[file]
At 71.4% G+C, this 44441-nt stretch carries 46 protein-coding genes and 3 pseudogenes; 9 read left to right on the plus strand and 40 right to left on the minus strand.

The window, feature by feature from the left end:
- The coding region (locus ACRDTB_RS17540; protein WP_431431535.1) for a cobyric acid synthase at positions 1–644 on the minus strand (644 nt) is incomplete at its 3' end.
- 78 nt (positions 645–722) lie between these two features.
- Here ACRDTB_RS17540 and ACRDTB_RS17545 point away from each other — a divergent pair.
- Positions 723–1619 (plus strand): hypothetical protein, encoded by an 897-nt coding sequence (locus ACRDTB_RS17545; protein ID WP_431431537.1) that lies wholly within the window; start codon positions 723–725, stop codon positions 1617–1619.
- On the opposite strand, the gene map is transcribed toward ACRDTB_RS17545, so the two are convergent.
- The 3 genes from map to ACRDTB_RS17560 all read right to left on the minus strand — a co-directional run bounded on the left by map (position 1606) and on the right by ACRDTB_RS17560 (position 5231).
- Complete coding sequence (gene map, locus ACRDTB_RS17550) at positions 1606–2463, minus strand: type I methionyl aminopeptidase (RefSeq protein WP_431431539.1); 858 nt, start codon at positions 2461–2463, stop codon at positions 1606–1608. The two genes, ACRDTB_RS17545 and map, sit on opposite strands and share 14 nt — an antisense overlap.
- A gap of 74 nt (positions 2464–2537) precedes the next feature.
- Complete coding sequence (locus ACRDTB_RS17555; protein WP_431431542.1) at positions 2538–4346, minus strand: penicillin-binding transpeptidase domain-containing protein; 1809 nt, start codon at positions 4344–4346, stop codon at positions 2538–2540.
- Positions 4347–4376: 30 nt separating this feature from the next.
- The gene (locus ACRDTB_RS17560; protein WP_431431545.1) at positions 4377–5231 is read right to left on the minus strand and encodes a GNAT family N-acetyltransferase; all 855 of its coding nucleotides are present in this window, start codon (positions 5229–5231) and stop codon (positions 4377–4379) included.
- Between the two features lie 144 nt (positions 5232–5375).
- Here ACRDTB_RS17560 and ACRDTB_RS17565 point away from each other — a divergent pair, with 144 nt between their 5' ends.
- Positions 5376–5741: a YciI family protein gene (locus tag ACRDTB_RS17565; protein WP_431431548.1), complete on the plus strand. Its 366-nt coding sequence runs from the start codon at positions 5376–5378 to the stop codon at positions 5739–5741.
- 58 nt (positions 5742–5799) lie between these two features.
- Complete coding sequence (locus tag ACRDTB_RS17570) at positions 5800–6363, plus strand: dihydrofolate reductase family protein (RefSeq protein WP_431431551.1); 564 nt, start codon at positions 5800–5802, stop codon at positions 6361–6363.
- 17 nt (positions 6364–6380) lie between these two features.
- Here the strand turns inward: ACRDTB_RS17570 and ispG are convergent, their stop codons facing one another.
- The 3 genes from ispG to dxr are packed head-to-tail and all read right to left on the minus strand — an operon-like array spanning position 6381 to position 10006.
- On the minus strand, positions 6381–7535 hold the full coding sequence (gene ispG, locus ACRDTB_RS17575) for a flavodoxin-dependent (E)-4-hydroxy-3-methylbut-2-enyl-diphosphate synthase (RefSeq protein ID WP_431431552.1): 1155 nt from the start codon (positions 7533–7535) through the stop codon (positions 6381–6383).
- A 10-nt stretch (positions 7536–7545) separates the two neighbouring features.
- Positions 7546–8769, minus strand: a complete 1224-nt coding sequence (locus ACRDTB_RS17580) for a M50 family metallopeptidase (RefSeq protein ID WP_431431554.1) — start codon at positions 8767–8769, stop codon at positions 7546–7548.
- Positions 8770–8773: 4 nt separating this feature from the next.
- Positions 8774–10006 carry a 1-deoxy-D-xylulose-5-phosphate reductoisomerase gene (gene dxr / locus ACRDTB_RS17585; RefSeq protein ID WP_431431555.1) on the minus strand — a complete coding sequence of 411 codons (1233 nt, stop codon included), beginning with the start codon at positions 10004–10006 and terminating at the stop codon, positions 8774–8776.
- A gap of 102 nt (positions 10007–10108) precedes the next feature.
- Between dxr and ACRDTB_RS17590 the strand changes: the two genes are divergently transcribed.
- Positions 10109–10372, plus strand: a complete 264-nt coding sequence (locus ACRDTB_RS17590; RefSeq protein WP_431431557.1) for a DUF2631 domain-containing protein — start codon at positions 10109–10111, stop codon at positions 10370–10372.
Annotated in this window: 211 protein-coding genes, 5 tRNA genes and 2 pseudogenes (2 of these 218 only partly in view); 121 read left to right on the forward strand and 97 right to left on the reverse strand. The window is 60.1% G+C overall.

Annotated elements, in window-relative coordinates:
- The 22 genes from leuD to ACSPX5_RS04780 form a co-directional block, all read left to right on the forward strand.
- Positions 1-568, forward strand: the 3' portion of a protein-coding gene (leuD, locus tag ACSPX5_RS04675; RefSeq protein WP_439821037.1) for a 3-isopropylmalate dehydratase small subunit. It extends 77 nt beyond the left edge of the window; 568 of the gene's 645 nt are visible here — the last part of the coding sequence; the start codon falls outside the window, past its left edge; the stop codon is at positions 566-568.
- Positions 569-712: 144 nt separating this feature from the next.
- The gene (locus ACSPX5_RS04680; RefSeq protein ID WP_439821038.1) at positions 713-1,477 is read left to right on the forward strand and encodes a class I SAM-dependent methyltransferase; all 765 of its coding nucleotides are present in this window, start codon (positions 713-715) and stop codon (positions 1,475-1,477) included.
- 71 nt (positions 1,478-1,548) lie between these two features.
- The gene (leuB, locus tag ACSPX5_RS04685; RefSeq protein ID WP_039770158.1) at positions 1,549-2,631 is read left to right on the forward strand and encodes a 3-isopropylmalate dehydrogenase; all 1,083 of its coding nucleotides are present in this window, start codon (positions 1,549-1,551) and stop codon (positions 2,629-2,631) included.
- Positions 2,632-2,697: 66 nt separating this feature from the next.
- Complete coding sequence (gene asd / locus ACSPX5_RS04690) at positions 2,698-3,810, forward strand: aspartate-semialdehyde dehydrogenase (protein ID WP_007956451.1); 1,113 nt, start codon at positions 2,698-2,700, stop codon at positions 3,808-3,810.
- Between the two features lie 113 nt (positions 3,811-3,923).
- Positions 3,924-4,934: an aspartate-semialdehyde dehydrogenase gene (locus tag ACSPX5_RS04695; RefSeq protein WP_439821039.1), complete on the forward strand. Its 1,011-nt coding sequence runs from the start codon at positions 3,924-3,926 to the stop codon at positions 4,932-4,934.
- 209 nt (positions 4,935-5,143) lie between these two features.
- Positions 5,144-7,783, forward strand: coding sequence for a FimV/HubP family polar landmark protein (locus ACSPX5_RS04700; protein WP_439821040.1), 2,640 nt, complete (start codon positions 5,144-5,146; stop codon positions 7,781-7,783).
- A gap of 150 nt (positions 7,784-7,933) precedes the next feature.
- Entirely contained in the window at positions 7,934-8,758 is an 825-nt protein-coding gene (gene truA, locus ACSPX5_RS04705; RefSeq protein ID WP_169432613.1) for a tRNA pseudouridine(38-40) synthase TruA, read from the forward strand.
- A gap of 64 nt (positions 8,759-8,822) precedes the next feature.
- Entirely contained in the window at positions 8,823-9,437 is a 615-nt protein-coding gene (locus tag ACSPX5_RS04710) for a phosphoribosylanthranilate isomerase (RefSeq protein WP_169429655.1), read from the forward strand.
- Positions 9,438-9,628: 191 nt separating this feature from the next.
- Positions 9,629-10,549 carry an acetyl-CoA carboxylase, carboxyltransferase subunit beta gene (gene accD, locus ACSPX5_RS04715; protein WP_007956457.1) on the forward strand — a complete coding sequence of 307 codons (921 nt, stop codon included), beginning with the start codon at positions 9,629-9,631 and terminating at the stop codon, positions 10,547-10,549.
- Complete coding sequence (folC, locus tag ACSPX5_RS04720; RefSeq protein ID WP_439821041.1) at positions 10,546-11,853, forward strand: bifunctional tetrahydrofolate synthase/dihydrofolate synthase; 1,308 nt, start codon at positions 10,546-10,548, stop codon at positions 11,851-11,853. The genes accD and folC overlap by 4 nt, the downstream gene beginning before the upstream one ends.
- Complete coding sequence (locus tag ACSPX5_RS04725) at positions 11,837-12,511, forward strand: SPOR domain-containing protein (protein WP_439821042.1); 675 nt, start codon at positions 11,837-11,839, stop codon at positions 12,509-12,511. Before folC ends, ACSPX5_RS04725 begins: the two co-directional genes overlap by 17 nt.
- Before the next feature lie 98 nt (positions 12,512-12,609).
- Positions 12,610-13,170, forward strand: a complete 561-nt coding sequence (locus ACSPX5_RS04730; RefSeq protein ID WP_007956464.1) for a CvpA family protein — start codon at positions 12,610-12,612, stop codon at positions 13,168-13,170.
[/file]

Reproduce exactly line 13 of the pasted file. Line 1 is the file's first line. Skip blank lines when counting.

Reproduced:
- The gene (locus ACRDTB_RS17560; protein WP_431431545.1) at positions 4377–5231 is read right to left on the minus strand and encodes a GNAT family N-acetyltransferase; all 855 of its coding nucleotides are present in this window, start codon (positions 5229–5231) and stop codon (positions 4377–4379) included.